Evolution of drug resistance and antigenic escape: alternative models

Igor M. Rouzine1* and John M. Coffin1,2. 1Department of Microbiology and Molecular Biology, Tufts University, Boston, Massachussetts 02111; 2HIV Drug resistance program, National Cancer Institute, Frederick, Maryland 21702 (USA).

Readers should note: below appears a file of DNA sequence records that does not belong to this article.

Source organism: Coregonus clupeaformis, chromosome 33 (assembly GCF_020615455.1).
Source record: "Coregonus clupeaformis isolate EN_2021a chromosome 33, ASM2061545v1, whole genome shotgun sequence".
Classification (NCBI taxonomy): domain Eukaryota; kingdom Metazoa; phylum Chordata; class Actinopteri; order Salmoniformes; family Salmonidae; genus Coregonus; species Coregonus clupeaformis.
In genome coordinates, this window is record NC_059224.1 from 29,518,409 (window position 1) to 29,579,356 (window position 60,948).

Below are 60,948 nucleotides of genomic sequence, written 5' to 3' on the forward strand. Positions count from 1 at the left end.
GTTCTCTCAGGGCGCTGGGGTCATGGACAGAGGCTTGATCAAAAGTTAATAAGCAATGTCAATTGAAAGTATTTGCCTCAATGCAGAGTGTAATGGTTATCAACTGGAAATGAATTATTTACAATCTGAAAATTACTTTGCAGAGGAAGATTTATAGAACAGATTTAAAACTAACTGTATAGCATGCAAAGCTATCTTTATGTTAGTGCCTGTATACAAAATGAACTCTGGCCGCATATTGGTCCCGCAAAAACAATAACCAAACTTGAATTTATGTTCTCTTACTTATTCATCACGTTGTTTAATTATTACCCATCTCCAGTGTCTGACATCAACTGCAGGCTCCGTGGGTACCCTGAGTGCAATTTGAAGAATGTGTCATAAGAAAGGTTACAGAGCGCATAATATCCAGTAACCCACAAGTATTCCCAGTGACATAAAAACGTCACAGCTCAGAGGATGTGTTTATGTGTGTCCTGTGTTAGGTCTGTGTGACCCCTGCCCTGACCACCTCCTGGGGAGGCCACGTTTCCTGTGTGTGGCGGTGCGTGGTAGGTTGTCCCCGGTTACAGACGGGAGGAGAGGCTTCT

Background: Drug-resistant and antigenic escape mutations are among mechanisms by which HIV persists in the face of functional immune responses, antiretroviral therapy, and therapeutic vaccination. Even very small mutation cost of a potentially-resistant mutation affects its concentration in population. Among other important factors affecting success of therapy are random drift, linkage of sites in DNA, and recombination. Because these factors present a serious mathematical challenge, their role, in quantitative terms, is poorly understood. In this work, we compare predictions of several models of evolution of drug-resistant and escape mutations before and after start of a therapy, and in the presence of immune response. Material and Methods: We use the analytic method of “solitary wave” we have developed recently to describe evolution of weakly deleterious mutations in the presence of random drift, selection, linkage, and recombination. Selection of strongly advantageous mutations under therapy or immune response is described deterministically but with random initial conditions. Additional methods are used to describe a continuous antigenic escape in the presence of diversifying immune response. Results: Recently, we have confirmed the qualitative prediction that linkage greatly enhances accumulation of weakly deleterious mutations in asexual population and slows down fixation of better-fit variants, as compared to unlinked sites. We obtained general expressions for the rates of these processes at different population sizes. Now we incorporate recombination into the model to describe the continuous transition between the asexual and the strong-recombination limit. We find out that even very infrequent recombination (<1 crossover/genome/generation) is able to counteract effects of linkage. However, at small population sizes expected during antiretroviral therapy, linkage remains important. Regarding the antigenic escape of HIV under immune pressure, we focus on the observed difference between the cases of CTL and antibody (Ab) response. While Ab cannot keep up with rapidly evolving virus population and poorly neutralize virus sampled at the same time, CTL recognize the concurrent virus that evolves slowly at CTL epitopes. We develop two alternative models, assuming a slow and a fast immune response relative to the rate of virus evolution, and estimate the critical response rate. The slower response rate (due to glycosylation, CD4 cell depletion), as well as a smaller epitope number, explain why the evolving virus escapes from Ab more successfully than from CTL.